The goals of program include involving citizens in hands-on exploration of their local ecosystems.

This type of fish has existed for millions of years, yet eel numbers have declined at many East Coast sites without a
clear reason. Student-level research can help answer some basic questions about this very mysterious animal and the habitats the eels use throughout their far-reaching lives.

Posted by Greg Clary on Thursday, April 23rd, 2009 at 6:36 pm |
| | Comments Off on Keeping it “eel”

Southeast eagles update

April
23

When you’re a young eagle – just weeks old — you’re nothing but bill, along with some gray fuzz. That’s what the two young eagles visible in the nest in Southeast looked like this week when I stopped by for a peek.

The last time I looked was April 5 and mom was still sitting on the nest. This Monday, an adult was sitting above the nest in the pine tree and the young were poking their heads up and down.

I’m almost positive three eaglets were in the nest, but the third one refused to show his head during the few minutes I was watching. Peter Nye, head of the state Department of Environmental Conservation’s endangered species unit, said he’s heard the Southeast pair did have three young this year. He said it will be easier to confirm once the birds are a bit bigger and more visible.

Previously on TNOT: They’re back.

Posted by Mike Risinit on Thursday, April 23rd, 2009 at 10:50 am |
| | 3 Comments »

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Mr. Macaroni and Cheese wins a big cheese award

April
22

A popular Westchester County employee who has mesmerized thousands of local school children while teaching them to recycle has won a national conservation award.

John J. Scaramuzzo of Scarsdale goes by “Mr. Macaroni and Cheese” to the little visitors at the Westchester County Materials Recovery Facility in Yonkers. He knows they have a little trouble remembering his name and wants them to concentrate on fun instead.

To watch Scaramuzzo in action, it’s easy to see why he has been awarded a Garden Club of America Conservation Commendation.

The kids are so busy answering his questions they forget they’re learning how to protect the environment and everyone leaves with a smile on their face, including Scaramuzzo himself.

In recommending Scaramuzzo, local GCA chapter president Karen Thomas said:
“From the moment John met us at the door, we were engaged, entertained and educated. He is charming and witty with a wealth of knowledge about recycling. John has a passion for his subject and he is making positive changes to improve our county’s recycling habits.”

The club has funded bus trips for over 150 third graders from Rye elementary schools over the last two years to visit the facility and take Scaramuzzo’s tour.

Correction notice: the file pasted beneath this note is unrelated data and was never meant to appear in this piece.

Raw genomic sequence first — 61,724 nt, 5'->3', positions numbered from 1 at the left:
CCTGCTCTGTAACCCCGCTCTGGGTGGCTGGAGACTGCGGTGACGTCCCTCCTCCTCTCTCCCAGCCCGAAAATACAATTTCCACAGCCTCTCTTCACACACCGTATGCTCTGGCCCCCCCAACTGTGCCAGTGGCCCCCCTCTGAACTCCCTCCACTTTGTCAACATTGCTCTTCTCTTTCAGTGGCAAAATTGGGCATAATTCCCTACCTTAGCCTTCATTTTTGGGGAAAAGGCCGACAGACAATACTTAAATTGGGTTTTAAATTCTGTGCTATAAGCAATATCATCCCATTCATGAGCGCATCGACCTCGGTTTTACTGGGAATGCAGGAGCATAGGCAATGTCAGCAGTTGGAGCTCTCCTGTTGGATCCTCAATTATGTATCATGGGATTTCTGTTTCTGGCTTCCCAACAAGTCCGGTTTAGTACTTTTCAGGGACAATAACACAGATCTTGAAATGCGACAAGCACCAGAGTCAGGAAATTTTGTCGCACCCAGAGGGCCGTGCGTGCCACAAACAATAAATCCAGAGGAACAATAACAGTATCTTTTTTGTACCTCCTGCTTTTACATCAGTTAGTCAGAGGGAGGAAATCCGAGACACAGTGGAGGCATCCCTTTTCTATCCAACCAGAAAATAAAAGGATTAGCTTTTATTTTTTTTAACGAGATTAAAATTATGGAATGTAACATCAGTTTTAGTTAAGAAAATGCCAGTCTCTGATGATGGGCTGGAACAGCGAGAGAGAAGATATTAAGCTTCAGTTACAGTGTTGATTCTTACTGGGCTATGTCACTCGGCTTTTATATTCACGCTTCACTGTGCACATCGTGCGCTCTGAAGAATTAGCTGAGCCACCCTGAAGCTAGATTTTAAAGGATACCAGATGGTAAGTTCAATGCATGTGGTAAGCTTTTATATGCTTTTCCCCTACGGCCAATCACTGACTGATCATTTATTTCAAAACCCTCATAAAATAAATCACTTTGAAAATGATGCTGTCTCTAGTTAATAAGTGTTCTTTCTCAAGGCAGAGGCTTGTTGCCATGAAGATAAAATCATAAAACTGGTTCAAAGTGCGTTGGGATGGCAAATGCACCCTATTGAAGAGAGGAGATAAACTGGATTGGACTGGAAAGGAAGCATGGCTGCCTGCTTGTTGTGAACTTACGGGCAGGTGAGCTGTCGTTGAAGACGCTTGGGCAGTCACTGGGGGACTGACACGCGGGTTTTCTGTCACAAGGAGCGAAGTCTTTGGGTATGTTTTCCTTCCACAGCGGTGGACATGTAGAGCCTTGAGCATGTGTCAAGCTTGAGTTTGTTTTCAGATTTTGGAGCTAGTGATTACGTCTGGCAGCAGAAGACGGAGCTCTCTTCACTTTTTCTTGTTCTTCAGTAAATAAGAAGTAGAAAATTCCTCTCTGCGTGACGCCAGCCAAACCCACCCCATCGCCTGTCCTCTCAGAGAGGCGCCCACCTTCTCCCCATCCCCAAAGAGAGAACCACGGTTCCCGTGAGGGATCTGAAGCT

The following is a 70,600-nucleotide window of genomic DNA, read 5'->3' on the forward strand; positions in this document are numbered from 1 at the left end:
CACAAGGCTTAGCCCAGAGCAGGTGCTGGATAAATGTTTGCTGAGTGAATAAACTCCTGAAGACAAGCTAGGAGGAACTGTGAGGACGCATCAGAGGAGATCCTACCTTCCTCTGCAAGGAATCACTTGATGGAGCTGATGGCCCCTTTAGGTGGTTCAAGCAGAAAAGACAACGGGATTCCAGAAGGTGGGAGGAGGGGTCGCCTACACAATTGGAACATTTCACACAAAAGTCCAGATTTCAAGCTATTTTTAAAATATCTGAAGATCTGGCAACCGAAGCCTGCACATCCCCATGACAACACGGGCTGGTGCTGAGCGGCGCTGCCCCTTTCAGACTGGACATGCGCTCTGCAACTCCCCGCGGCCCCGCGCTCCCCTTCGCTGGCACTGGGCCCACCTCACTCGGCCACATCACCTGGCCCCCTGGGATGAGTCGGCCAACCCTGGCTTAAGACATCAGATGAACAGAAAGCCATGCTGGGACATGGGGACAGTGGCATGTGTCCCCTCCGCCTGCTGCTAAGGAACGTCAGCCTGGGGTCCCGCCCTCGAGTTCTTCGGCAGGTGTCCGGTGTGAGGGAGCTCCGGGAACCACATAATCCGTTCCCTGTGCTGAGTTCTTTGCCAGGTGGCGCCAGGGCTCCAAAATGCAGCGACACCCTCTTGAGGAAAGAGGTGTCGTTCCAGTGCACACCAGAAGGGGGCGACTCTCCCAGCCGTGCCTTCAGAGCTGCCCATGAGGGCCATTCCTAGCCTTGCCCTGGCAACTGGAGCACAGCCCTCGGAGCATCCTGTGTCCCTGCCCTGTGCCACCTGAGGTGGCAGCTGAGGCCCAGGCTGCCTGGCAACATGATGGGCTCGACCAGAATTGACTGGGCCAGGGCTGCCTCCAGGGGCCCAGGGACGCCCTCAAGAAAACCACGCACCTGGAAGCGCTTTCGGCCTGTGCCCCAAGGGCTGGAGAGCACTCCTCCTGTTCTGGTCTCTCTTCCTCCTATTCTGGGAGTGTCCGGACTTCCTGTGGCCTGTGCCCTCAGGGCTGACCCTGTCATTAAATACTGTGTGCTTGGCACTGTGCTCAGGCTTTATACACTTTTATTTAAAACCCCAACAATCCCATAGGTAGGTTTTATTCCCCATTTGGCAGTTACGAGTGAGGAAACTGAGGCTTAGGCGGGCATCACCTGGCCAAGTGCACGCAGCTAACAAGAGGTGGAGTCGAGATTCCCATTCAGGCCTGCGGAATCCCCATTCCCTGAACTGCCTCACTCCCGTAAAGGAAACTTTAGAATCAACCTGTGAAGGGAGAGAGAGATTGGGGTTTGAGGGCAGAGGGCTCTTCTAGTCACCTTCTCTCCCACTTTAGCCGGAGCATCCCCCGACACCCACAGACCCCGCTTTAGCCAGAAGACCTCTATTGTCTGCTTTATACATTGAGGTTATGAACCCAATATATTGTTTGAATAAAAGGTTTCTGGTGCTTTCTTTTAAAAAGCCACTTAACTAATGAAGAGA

“Each group has been accompanied by Rye Garden Club members, so we know firsthand that John has never failed to connect with each group of children, helping them to absorb great quantities of knowledge about the importance of recycling and the correct ways to recycle,” said Thomas.

County employees were proud to plug one of their own.

“It is an honor for John and all of us here in the department that our efforts to educate residents on the importance of recycling is recognized and appreciated,” said Environmental Facilities Commissioner Thomas Lauro.

The GCA (Garden Club of America) is a national organization comprised of more than 17,000 members in 197 individual clubs, including Rye

Posted by Greg Clary on Wednesday, April 22nd, 2009 at 5:11 pm |
| | 52 Comments »

Ride along with DEC cops

April
22

CNN recently spent some time with state environmental conservation police, riding along with them in New York City. Here’s a link to the report.

Here’s more information on the state Department of Environmental Conservation’s law enforcement efforts.

Posted by Mike Risinit on Wednesday, April 22nd, 2009 at 11:14 am |
| | 35 Comments »

Ramapo River Watershed Conference

April
21

The 14th annual Ramapo River Watershed Conference will be held from 10 a.m. to 4:30 p.m. Friday in Student Center Room 136 at Ramapo College of New Jersey, 505 Ramapo Valley Road in Mahwah. Ramapo Valley Road is also known as Route 202.

We’ll have a short story about the conference tomorrow in The Journal News.

But here are the details on the presentations:

• 10 a.m. to 10:20 a.m., welcome and greetings.

• 10:25 a.m., “Major Threats and Stressors to the Regional Highlands,” William Schuster, Black Rock Forest Consortium.

• 11 a.m., “Wood, Spotted and Box Turtles in Harriman and Bear Mountain: Lessons Learned and Plans for Year Two,” Matthew Shook, Highlands Environmental Research Institute, Marnie Miller-Keas, Student Conservation Association, and Edwin McGowan, director of science for the Palisades Interstate Park Commissions.

• 11:30 a.m., “Evidence for Multiple Holocene Impact Events: Have They Changed the Climate or Produced Regional Tsunamis,” Dallas Abbott, research scientist, Columbia University’s Lamont-Doherty Earth Observatory.

• noon – 1 p.m., lunch. Bring your own or bring money to buy from the college cafeteria.

• 1 p.m., “Ramapo River Watershed GreenPrint,” Don Steinmetz, Highlands Environmental Research Institute.

• 1:30 p.m., “Recent Land Acquisitions and Open Space Issues in the Torne Valley Area of the Ramapo River Watershed,” Tom Gravel, project manager, The Trust for Public Land.

• 2 p.m., “Wetland Restoration and the Ramapo River,” Debora Fillis, senior environmental associate, F.P. Clark & Associates, Inc.

• 2:15 p.m., “Creative Stormwater Solutions,” John F. Lange, senior associate for planning, F.P. Clark & Associates, Inc.

• 2:30 p.m., “Tuxedo Reserve,” Steve Gross, Hudson Highlands Environmental Consulting.

• 2:45 p.m., “Western Ramapo Wastewater Treatment Plant,” Dianne Philipps, executive director, Rockland County Sewer District No. 1.

• 3 p.m., “A Tale of a Dam on the Ramapo River,” Mark Newel, adjunct professor, Ramapo College.

• 3:20 p.m., “Artists of the Ramapo River and Mountains,” Geoff Welch, curator, Harmony Hall.